I thought everyone had left when Sad Laura approached me and asked for a ride home. It was already dusk and the street lamps had just come on, eddies of spinning snowflakes in cones of fluorescent light. Sad Laura’s car was at her house with a dead battery. She had gotten a ride to work that morning from a friend but the friend wouldn’t be able to pick her up now because of the snow. I agreed to drive Laura home. I didn’t think the snow would be a problem for my pickup. I knew the direction to Laura’s house because I’d given her a ride once a couple years ago, but when I began taking that route, she corrected me.

“When did you move?” I asked her.

“About a year ago.”

“To where?”

“Take Somerset Road. You’ll see.”

The streets were blanketed in moguls. People dressed in parkas and winter coats were shoveling ahead of the storm’s end so they’d have less to shovel later. Leaving town I drove the county roads and then turned onto more quiet residential streets, a feeling of creeping dread, uneasy with the route we now followed. Sad Laura talked out of necessity to give me directions. She appeared relieved not to be driving in this weather.

“Make a left at the next street,” she said.

“Still reading Thomas Hardy?”

She nodded.

“Do you ever read any contemporary or ‘living’ authors? You know, best sellers? Popular novels?”

“Rita-Mae Brown”

“Don’t know who that is,” I said.

“I didn’t think you would . . . make one more left and then a sharp right.”

I knew these streets; the route seemed more than a coincidence. The snow fell harder, nebula bursts in the keening wind. Porch and front lawn lights were haloed globes in the January darkness. And yet I was certain of where we were, there was no getting around it. I had been here before . . . and not that long ago.

“Next house on the right,” Sad Laura pointed, but I’d already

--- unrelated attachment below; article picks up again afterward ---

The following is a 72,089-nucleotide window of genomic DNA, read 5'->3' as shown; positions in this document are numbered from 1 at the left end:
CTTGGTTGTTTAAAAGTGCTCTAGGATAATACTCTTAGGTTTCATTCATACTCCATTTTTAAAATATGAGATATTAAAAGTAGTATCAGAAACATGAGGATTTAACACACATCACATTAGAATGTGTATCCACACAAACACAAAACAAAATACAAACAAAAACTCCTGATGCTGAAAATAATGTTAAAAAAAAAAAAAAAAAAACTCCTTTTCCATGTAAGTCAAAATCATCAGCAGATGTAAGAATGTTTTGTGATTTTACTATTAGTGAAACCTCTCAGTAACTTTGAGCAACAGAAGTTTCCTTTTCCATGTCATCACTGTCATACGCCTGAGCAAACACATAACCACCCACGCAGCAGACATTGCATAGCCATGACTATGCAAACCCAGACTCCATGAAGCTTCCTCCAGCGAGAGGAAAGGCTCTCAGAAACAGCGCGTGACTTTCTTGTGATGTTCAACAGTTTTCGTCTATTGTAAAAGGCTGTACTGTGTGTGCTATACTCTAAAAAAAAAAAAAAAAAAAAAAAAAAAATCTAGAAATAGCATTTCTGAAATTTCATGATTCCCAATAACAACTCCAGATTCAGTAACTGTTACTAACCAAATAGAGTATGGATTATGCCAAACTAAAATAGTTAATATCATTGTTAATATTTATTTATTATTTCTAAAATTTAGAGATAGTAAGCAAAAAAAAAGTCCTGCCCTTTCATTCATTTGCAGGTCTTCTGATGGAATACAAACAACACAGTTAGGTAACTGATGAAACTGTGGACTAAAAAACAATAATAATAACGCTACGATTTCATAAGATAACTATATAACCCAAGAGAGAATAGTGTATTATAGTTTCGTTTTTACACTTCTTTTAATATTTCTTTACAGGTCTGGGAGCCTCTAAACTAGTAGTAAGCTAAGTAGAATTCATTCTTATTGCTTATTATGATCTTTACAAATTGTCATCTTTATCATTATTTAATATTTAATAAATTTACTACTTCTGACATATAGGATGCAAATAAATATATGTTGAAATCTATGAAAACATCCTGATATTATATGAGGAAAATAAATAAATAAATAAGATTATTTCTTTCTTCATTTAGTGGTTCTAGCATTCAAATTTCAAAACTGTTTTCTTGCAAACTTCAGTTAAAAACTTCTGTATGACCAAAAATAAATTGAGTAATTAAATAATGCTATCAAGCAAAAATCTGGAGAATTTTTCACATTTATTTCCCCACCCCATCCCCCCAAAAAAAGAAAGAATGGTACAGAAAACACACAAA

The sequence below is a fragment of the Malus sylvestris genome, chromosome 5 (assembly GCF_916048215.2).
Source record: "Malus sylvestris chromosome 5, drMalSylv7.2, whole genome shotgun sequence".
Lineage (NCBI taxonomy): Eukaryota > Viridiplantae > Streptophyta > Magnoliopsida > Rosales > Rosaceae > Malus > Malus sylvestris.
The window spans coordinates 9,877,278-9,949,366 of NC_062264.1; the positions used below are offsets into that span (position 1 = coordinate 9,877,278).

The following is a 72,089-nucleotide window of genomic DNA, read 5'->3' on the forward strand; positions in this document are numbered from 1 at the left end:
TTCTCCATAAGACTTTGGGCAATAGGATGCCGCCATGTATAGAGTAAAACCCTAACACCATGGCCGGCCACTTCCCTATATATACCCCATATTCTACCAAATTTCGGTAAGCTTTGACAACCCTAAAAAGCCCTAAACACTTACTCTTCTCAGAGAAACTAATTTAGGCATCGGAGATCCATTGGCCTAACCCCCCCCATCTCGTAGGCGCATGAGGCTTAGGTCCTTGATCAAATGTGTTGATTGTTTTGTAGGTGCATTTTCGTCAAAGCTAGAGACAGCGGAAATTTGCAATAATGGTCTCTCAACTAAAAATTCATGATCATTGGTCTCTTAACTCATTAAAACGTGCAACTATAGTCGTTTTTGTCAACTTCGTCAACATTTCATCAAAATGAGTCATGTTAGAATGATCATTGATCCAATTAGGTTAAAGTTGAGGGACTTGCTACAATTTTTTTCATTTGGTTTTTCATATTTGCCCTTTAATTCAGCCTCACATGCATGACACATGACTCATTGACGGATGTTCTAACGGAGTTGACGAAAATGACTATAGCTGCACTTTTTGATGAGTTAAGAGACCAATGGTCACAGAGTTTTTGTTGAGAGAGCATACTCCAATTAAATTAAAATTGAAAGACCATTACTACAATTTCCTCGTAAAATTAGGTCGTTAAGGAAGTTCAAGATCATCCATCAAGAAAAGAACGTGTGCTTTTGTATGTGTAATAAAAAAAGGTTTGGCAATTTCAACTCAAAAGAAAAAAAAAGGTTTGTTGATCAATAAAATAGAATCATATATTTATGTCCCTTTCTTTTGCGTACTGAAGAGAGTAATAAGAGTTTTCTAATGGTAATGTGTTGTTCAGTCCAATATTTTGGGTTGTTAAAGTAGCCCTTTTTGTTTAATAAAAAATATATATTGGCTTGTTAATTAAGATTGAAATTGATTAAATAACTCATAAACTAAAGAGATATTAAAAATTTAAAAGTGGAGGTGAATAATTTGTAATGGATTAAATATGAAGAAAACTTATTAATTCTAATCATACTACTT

started easing the pickup into her driveway.

“Are you psychic? How did you know I lived here?”

Two cars were parked in the driveway ahead of me. The Impala-6 with the dead battery was Laura’s. The other was a red Honda Civic.

There were layers between us—car, snow, house, nightfall. Her figure stood behind the bay window, the curtains slightly drawn and parted, her oval face lovely, ethereal in shining glass. Against the house a wedge of new snow glittered in the pickup’s headlight beams and crystals fastened on the windshield between rhythmic sweeps of the wiper blades. The figure in the window waited.

Sad Laura sensed my sudden agitation. She was hesitant, uncertain, and a bit afraid of me in the moment.

“Thank you so much,” she said warily, not fully comprehending.

“Don’t mention it, any time. . .”

“Would you like to come in for a hot drink?”

With my hand clenched on the steering wheel, I turned and stared at her.

“Does Beatrice live here?”

The question sounded like an accusation.

“Yes, she does,” Laura said, as stunned and confused as me. “This is our house. We live here together,” she added, nearly whispered.

The figure in the window still waited for us, a warm beacon in the snow and winter light, as if Laura and I were sailors coming into harbor.

“Ah, I see . . . are you two friends? Housemates?” I tried sounding casual and politely inquisitive, but my voice quavered and cracked, skidding off the normal baritone.

Sad Laura watched me and said nothing for close to a minute. I didn’t know her really. She wasn’t one of the squeaky wheels at Brainchild forever brown-nosing or whining to get my attention. She simply did her job and did it well and read her musty old novels and enjoyed her privacy and solitude. I had largely ignored her for the past three years, and it had been a pure, unwitting ignorance on my part, completely unlike the deliberate ignorance I had needed and adopted in order to navigate living with Gladys. Who was this woman? I knew she would answer my question honestly. A kindred and mysterious compassion swept over us as our suspended stares dissolved into one another. The snow continued to fall and Beatrice waited at the window.

“More than friends,” she said.

End of First Draft Part I
*The Paradiso, Dante’s Divine Comedy
translated by John Ciardi